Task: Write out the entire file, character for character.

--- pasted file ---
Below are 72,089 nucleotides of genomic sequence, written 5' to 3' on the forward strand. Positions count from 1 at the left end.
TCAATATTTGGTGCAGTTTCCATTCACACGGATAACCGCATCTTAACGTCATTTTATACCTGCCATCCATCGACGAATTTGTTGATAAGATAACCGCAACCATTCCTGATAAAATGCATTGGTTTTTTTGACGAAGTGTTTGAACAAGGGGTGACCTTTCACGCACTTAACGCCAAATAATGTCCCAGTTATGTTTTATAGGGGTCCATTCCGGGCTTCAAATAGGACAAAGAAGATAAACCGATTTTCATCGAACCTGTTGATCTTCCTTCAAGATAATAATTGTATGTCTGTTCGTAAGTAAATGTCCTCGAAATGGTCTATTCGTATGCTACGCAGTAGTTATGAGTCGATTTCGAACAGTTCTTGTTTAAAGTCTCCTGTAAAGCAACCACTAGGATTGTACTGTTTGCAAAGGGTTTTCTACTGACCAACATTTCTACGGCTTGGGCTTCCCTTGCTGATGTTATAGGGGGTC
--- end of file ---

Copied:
Below are 72,089 nucleotides of genomic sequence, written 5' to 3' on the forward strand. Positions count from 1 at the left end.
TCAATATTTGGTGCAGTTTCCATTCACACGGATAACCGCATCTTAACGTCATTTTATACCTGCCATCCATCGACGAATTTGTTGATAAGATAACCGCAACCATTCCTGATAAAATGCATTGGTTTTTTTGACGAAGTGTTTGAACAAGGGGTGACCTTTCACGCACTTAACGCCAAATAATGTCCCAGTTATGTTTTATAGGGGTCCATTCCGGGCTTCAAATAGGACAAAGAAGATAAACCGATTTTCATCGAACCTGTTGATCTTCCTTCAAGATAATAATTGTATGTCTGTTCGTAAGTAAATGTCCTCGAAATGGTCTATTCGTATGCTACGCAGTAGTTATGAGTCGATTTCGAACAGTTCTTGTTTAAAGTCTCCTGTAAAGCAACCACTAGGATTGTACTGTTTGCAAAGGGTTTTCTACTGACCAACATTTCTACGGCTTGGGCTTCCCTTGCTGATGTTATAGGGGGTC